In my new role here at NEXTracker as VP of Asset Management, I’ve been learning a lot about how we do operations and maintenance – more specifically, how our customers handle their O&M practice with regard to our tracker. No doubt, single-axis trackers (SATs) have become increasingly popular because of the higher energy yield they produce compared to fixed-tilt systems. But I can’t help but wonder why so many contractors and developers are still gun-shy about buying SATs for their projects. A possible conclusion is because of the presumed costs of maintaining such systems.
I decided to team up with my long time colleague, Rue Phillips, CEO of 365 Pronto, to author a white paper, “Tracking Your Solar Investment: Best Practices for Solar Tracker O&M.” In this paper, we dive deep and analyze the factors to consider when evaluating tracker technologies from an operations and maintenance perspective. We discuss how the O&M costs—and in particular NEXTracker’s O&M costs—reduce the project’s levelized cost of energy (LCOE).
This blog series is based on that white paper. In the first post of the series, Rue and I review the importance of smart O&M planning, budgeting and proactive strategies, as well as other cost issues such as O&M considerations in racking type selection and the O&M cost per kilowatt-hour advantages of self-powered SATs.
Successful O&M Planning
For any installation, planning and budgeting for system O&M are key steps in project development. These steps are critical for distributed generation applications as well as utility-scale systems, and both require thoughtful analysis of costs along multiple dimensions: conditional versus routine; preventive versus corrective; and site versus component. While time pressures can cause some developers to delay development of a thorough O&M strategy to later in the project’s lifecycle, successful upfront planning can help inform decisions on system design. The purpose of a proactive O&M strategy is to maximize system energy output while minimizing operational costs, thereby improving the project’s financial return.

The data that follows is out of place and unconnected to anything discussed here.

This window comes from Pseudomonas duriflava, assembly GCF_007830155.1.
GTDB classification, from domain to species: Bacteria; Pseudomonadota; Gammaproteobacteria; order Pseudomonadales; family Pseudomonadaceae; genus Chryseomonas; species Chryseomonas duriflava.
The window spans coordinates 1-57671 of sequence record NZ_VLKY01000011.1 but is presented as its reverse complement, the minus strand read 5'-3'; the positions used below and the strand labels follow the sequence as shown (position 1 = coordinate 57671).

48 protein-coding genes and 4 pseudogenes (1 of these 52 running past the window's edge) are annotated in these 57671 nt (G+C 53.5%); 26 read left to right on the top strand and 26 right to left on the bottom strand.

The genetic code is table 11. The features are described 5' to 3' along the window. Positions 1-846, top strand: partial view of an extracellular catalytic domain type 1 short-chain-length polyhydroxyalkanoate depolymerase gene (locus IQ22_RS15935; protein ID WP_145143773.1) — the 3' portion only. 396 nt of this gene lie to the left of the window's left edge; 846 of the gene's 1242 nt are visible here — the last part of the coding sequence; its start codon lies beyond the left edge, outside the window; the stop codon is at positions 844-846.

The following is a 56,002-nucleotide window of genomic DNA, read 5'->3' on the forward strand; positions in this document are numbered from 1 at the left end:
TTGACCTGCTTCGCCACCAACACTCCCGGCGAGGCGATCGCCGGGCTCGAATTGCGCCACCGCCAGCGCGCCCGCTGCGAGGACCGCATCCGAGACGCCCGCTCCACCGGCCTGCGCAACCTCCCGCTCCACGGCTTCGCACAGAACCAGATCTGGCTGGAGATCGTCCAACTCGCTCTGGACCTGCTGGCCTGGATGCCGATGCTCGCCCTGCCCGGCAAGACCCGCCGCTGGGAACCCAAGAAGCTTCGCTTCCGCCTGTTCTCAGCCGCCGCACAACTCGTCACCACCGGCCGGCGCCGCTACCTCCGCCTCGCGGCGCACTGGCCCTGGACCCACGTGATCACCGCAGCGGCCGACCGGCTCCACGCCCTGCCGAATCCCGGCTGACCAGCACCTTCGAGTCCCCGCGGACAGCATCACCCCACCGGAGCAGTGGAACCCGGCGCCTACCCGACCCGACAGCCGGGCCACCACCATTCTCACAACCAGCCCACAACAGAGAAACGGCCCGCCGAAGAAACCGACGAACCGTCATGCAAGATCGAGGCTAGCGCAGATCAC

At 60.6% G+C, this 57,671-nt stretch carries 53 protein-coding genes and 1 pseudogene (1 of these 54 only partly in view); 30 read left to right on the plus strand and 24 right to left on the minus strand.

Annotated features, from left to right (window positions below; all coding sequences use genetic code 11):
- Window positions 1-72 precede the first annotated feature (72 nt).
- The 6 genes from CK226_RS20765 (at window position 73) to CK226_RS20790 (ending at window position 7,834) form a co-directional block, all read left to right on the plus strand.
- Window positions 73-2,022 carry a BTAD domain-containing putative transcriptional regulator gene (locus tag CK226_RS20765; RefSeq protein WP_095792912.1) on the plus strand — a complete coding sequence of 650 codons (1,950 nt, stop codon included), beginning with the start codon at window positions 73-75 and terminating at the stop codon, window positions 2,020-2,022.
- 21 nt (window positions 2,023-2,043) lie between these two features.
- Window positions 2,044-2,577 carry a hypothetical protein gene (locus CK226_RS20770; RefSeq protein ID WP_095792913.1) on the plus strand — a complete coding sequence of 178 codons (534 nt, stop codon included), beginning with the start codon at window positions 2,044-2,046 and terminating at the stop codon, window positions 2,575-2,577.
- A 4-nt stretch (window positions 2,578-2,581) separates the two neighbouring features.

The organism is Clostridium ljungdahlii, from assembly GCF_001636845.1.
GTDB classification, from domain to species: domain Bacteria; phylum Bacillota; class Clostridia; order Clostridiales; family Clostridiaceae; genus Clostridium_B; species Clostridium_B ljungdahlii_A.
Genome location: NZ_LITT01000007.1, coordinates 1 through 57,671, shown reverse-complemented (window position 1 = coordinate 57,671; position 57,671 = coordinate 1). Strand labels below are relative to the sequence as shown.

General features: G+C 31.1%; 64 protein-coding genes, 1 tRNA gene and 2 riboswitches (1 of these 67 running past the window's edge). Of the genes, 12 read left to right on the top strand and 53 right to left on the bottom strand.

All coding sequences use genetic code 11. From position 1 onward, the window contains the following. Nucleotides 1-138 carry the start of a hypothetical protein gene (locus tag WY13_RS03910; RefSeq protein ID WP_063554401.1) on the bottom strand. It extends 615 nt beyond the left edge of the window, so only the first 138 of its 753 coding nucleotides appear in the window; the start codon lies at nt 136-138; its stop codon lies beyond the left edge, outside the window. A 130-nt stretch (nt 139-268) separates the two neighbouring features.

I wholeheartedly believe that finding the right partner to help develop a comprehensive O&M strategy at the design stage is an important part of selecting your system component. With accountability, true partnerships and the right components, project owners will have a plan for the project’s entire service life that covers aspects such as site management, predictive maintenance execution, system monitoring, and long-term asset management.
O&M Considerations in Racking Type Selections
When planning for O&M, it’s important to understand how costs scale with and are influenced by project attributes such as installed power capacity, land area, and racking type. Certain costs that represent a large portion of the total O&M budget, such as inverter maintenance, scale with the capacity of the plant but are independent of racking type. On the other hand, vegetation management and PV module cleaning costs are driven both by land area as well as the specific racking technology.
In the chart below, for example, O&M costs for array cleaning and vegetation management are shown to be considerably higher for typical linked-row tracker systems than for decentralized systems.
Looking at tracking systems specifically, it should be emphasized that O&M represents a small percentage of a system’s overall O&M budget—approximately 3% in the case of decentralized trackers—which is significantly less than inverter and other balance of system O&M costs.
When evaluating fixed-tilt structures versus trackers, O&M costs should be considered on a per-kilowatt-hour (kWh) basis since energy output varies significantly between these system types. For example, although the tracking system adds 3% more O&M cost on a capacity basis, it will produce 20% more energy. The O&M cost for the tracker then becomes 17% less on a per-energy-unit basis.
In my next blog, I’ll explore tracker system design and technology considerations, with a strong focus on the O&M advantages of decentralized versus centralized single-axis trackers. The post will also explore panel cleaning and vegetation management, redundancy and resiliency, drive system and power requirements, fasteners, and torque versus tension. Read the 2nd post on this series here.
(If you’re interested in reading the entire “Tracking Your Solar O&M Investment: Best Practices for Solar Tracker O&M” white paper, you can download it HERE. And in case you missed all of us who participated (or want to hear us again) on the recent Greentech Media webinar, “Solar Field of Dreams: Tracking Your Solar O&M Investment,” listen and download the presentation HERE.)